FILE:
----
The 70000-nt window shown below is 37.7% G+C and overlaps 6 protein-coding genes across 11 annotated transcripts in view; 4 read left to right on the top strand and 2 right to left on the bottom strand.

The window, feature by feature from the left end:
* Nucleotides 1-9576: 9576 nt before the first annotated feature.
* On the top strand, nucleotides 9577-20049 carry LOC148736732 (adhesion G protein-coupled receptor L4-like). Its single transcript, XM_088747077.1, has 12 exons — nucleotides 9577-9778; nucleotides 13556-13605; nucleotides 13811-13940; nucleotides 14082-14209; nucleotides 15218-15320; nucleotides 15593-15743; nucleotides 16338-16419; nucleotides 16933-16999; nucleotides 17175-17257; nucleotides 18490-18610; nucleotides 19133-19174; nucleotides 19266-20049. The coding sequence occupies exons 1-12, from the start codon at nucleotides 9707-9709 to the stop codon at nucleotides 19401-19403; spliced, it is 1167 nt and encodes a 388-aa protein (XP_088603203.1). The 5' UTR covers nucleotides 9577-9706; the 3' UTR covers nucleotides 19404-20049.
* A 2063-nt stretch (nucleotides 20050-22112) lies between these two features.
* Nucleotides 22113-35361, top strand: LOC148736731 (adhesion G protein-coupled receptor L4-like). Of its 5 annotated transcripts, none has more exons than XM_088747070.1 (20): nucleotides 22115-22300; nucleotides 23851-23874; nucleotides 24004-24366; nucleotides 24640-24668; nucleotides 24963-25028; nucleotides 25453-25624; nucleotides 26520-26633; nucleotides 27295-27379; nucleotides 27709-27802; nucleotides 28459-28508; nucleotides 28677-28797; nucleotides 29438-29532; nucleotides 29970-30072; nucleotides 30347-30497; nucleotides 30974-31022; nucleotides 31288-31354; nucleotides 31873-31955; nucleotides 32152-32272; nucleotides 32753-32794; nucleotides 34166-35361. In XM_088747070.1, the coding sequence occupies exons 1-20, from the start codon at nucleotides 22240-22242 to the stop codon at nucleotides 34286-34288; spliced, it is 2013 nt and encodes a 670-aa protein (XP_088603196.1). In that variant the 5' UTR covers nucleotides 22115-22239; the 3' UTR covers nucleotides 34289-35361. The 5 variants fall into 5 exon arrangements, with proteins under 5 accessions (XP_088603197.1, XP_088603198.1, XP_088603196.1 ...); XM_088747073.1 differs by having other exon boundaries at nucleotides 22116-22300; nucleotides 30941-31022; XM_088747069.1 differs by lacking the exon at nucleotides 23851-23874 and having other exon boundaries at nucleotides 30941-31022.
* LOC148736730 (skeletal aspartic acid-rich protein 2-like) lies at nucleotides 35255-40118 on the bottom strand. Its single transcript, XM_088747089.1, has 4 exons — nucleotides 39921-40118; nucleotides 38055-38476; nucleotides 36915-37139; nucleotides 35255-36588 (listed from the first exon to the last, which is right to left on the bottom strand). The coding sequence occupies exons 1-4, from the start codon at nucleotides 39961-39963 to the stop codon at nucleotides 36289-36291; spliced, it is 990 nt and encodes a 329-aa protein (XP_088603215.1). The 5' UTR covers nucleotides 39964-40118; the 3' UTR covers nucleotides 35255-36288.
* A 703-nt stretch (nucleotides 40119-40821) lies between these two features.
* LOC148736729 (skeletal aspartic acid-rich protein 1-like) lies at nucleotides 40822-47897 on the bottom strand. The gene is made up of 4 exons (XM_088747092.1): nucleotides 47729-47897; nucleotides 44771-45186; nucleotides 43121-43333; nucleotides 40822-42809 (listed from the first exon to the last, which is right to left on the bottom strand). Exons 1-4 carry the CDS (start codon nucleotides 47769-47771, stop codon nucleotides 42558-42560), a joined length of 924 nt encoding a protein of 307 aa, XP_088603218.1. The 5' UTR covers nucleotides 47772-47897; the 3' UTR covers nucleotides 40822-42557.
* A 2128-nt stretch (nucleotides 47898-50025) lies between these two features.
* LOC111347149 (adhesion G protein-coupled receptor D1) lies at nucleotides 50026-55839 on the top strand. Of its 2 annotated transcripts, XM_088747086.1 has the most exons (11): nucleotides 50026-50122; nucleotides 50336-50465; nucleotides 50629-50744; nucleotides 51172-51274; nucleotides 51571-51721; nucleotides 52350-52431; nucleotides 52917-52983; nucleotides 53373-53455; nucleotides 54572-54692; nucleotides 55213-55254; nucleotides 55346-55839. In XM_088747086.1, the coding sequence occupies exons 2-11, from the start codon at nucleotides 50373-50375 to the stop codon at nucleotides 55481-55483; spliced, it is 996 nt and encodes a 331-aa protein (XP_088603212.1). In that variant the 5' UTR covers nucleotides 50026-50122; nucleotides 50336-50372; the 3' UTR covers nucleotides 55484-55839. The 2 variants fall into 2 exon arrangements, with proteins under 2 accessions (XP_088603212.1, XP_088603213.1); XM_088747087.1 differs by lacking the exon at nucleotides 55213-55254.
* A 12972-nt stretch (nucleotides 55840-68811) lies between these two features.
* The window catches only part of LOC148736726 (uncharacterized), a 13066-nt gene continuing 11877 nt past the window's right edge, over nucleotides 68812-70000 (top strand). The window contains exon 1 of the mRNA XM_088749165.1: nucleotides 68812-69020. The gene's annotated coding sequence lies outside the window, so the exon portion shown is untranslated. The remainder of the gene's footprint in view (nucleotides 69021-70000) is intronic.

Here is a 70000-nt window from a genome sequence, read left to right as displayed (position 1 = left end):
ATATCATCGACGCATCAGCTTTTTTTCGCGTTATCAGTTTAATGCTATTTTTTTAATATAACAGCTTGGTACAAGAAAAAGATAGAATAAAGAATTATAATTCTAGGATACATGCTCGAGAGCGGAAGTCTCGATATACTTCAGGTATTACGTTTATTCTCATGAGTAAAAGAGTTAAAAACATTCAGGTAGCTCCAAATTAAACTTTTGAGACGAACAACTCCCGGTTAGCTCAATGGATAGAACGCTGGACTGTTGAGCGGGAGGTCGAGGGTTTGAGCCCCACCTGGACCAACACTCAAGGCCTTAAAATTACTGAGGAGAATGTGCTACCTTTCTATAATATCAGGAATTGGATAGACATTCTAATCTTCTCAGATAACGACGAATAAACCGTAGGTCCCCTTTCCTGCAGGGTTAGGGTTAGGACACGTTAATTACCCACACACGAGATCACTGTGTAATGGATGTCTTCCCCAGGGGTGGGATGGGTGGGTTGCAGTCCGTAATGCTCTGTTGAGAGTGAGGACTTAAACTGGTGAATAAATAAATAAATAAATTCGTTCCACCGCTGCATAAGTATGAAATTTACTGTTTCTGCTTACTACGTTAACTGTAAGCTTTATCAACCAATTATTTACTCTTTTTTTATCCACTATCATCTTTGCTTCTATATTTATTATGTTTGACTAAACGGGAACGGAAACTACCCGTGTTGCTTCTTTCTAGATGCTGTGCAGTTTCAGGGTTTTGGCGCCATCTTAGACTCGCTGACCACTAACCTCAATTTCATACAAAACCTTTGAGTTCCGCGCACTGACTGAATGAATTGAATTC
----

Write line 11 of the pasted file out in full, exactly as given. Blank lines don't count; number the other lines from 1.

* LOC111347149 (adhesion G protein-coupled receptor D1) lies at nucleotides 50026-55839 on the top strand. Of its 2 annotated transcripts, XM_088747086.1 has the most exons (11): nucleotides 50026-50122; nucleotides 50336-50465; nucleotides 50629-50744; nucleotides 51172-51274; nucleotides 51571-51721; nucleotides 52350-52431; nucleotides 52917-52983; nucleotides 53373-53455; nucleotides 54572-54692; nucleotides 55213-55254; nucleotides 55346-55839. In XM_088747086.1, the coding sequence occupies exons 2-11, from the start codon at nucleotides 50373-50375 to the stop codon at nucleotides 55481-55483; spliced, it is 996 nt and encodes a 331-aa protein (XP_088603212.1). In that variant the 5' UTR covers nucleotides 50026-50122; nucleotides 50336-50372; the 3' UTR covers nucleotides 55484-55839. The 2 variants fall into 2 exon arrangements, with proteins under 2 accessions (XP_088603212.1, XP_088603213.1); XM_088747087.1 differs by lacking the exon at nucleotides 55213-55254.